January 14, 2020

IAVI Makes Available Unique Dataset and Samples from Pioneering HIV/AIDS Study in Africa to Researchers

USAID-funded project propels HIV research through data science.

IAVI USAID PEPFAR logos African couple smilingPhoto credit:Charlotte Raymond Photography

NEW YORK — 14 JANUARY 2020 — Today IAVI, a nonprofit scientific research organization dedicated to addressing urgent, unmet global health challenges, announces the launch of IAVI DataSpace, an open-access, online portal to a one-of-a-kind dataset from a study of early HIV infection in a unique sub-Saharan African cohort. Researchers from across the world are invited to interact with the data through powerful visualization tools that help them understand the interplay between HIV and the human immune system and the complex dynamics of HIV transmission. IAVI DataSpace, funded by the U.S. Agency for International Development (USAID), is backed by an extensive sample library also available to researchers.

The data and samples were collected in IAVI’s landmark USAID-funded Protocol C epidemiological study between 2006 and 2017. The study followed 613 participants newly infected with HIV in Eastern and Southern Africa, including heterosexual men and women with a regular HIV-positive sex partner; at-risk young women, including sex workers; and men who have sex with men. The data convey years of immunological events from the earliest stages of HIV infection. Aggregate data from the Protocol C cohort are freely available on the portal; researchers who wish to analyze anonymized participant-level data and samples may request access.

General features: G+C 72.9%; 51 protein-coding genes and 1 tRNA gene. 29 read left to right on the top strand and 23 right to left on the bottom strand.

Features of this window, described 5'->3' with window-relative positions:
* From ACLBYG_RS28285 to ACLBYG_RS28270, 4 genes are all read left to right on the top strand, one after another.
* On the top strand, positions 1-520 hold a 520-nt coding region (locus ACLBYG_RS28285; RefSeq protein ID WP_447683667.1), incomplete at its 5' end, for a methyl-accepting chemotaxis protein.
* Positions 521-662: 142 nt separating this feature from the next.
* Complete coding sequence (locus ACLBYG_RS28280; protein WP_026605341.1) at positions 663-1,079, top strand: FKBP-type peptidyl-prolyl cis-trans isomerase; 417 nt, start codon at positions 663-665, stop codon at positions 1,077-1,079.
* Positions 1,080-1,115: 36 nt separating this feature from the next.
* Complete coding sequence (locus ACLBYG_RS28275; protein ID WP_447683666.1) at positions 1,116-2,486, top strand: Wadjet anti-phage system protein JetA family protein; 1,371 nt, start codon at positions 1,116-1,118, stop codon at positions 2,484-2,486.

Professor Jill Gilmour, Ph.D., Executive Director, Human Immunology, and Principal Investigator, IAVI Human Immunology Laboratory (HIL) at Imperial College London, said, “We are gratified that USAID support is allowing us to make this truly unique dataset widely available to the HIV research community, and especially to researchers in Africa. These data represent diverse African populations, risk groups, and viral genetics of HIV acquired through various modes of transmission, giving researchers insights into the complexity of HIV transmission and infection. The fact that Protocol C researchers collected samples from a complete spectrum of viral control — from participants who had poor viral control to those called elite controllers — makes us hopeful that these data could drive discoveries eventually leading to new HIV prevention tools and even novel treatment approaches.”